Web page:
What we know about the five California service members killed in Kabul airport blast
Five Californians were among the U.S. service members killed in the Kabul airport blast last week in Afghanistan.
And at least five had roots in California.
Here is what we know about the local service members:
Hunter Lopez |
Lopez, 22, of Coachella Valley is the son of two Riverside County sheriff’s deputies, Capt. Herman Lopez and Deputy Alicia Lopez, according to a statement by Sheriff Chad Bianco.
Lopez’s father commands the Sheriff’s Department’s La Quinta station in Thermal, according to a statement by city officials.
“Our La Quinta family is in mourning today with the tragic loss of Hunter Lopez,” the statement said. “We are all so humbled by the service and ultimate sacrifice that Hunter gave to protect our country. He was a brave and selfless soldier who answered the call to be a United States Marine. Like his parents, Hunter wanted to help serve others and protect his community.”
Lopez graduated from La Quinta High School in 2017 and served with the Sheriff’s Department’s explorer program from September 2014 to August 2017, Bianco said.
Lopez joined the Marine Corps on Sept. 5, 2017, and was assigned to the 2nd Battalion, 1st Marines, the sheriff said.
He planned on following in his parents’ footsteps and becoming a Riverside County sheriff’s deputy after returning home from his deployment, Bianco said.
The Lopez family requested that donations in Hunter’s memory be made to the Riverside County Deputy Sheriff Relief Foundation in the name of the Lopez family. Donations can be sent to 21810 Cactus Ave., Riverside, CA 92518.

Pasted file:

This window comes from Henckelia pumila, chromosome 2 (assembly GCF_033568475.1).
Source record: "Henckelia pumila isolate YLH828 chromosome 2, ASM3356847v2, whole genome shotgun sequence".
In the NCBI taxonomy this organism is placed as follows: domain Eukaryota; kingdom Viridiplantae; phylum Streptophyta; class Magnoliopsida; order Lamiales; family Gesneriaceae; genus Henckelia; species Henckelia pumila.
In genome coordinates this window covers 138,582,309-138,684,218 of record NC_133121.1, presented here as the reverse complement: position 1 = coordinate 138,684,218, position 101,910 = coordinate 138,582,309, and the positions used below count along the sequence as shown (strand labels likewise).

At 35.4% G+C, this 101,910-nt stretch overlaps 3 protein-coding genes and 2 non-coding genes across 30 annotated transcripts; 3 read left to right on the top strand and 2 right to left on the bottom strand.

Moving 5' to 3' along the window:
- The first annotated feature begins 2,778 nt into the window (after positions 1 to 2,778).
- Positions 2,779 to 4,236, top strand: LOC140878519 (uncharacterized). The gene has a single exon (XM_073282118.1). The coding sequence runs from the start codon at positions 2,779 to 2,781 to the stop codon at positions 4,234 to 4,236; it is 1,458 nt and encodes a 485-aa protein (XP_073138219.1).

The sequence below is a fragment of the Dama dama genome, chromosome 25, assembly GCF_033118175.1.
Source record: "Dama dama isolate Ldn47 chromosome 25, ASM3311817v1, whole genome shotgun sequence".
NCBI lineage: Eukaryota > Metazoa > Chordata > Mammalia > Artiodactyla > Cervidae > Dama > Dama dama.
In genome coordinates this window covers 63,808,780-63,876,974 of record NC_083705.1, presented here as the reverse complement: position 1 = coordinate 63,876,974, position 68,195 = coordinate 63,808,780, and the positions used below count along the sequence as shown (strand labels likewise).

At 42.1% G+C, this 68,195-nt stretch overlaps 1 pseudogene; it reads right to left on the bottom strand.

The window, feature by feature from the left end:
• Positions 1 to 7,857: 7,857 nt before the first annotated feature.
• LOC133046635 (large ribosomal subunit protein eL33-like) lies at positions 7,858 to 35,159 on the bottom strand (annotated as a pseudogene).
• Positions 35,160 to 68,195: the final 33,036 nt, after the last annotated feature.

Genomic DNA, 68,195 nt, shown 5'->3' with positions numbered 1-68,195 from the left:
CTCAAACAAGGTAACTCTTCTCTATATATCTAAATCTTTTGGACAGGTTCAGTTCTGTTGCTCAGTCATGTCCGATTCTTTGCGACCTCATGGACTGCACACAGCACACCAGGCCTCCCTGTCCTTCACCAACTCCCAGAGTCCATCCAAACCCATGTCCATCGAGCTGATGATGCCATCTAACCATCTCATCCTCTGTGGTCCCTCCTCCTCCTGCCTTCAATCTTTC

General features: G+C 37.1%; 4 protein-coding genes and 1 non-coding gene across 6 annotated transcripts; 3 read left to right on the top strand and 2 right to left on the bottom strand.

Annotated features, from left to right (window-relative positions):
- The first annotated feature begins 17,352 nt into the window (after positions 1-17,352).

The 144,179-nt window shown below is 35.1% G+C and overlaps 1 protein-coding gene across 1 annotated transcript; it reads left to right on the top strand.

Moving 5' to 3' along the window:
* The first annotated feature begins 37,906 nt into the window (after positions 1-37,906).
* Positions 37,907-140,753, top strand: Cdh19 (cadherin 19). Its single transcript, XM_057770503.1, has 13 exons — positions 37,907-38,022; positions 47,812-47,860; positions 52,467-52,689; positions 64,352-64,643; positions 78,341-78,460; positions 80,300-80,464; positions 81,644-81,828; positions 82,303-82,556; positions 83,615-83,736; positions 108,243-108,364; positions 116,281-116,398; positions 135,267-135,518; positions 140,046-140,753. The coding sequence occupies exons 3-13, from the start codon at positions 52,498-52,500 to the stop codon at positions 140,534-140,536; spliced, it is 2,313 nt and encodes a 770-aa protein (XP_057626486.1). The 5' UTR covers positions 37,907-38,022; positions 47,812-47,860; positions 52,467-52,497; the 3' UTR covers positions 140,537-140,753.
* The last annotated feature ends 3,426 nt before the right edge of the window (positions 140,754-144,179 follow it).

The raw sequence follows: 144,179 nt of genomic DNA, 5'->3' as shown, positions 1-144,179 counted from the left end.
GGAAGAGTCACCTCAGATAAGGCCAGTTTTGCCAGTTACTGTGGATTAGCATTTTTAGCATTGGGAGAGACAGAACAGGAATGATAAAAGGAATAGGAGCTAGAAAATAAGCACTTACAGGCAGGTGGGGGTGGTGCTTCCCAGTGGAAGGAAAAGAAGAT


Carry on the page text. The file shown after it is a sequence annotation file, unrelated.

Kareem Nikoui |
Nikoui, 20, graduated from Norco High School in 2019 and served in the Junior ROTC, according to a statement by the city. He is survived by his parents and siblings.
Hours before he died, he sent videos to his family showing himself interacting with children in Afghanistan.
In one of the clips, he asked a young boy to say hello.
“Want to take a video together, buddy?” Nikoui said, leaning in to take a video of himself with the boy. “All right, we’re heroes now, man.”
Paul Arreola, a close family friend, told the Associated Press the videos show “the heart of this young man, the love he has.”
“The family is just heartbroken,” he said. Arreola described Nikoui as an “amazing young man” full of promise who always wanted to be a Marine and set out to achieve his goal.
“He loved this country and everything we stand for. It’s just so hard to know that we’ve lost him,” he said, crying.
Norco city officials said Friday they planned to enshrine Nikoui’s name on the “Lest We Forget Wall” at George A. Ingalls Veterans Memorial Plaza.
Rep. Ken Calvert (R-Corona) praised Nikoui for his service, saying that “words are incapable of expressing our grief and mourning for the loss of Lance Cpl. Nikoui and the other U.S. service members who were killed.”
“As a proud Marine, Lance Cpl. Nikoui and his unit put themselves in harm’s way in order to provide safety to others. That’s the definition of courage,” Calvert said. “That’s the embodiment of the Marine Corps motto, ‘Semper fidelis.’ I have spoken to the Nikoui family and expressed my condolences. The burden they bear is unimaginable.”
Dylan R. Merola |
Merola, 20, planned to go to college and study engineering when he returned to the U.S., according to KCBS-TV.
“One of the best kids ever,” his mother told the station. “Kind, loving … he would give anything for anybody.”
Cheryl Merola also described the last text she received from her son. It read: “I won’t be able to talk for a little while, we’re being sent to a different location. I love you and I’ll talk to you soon.”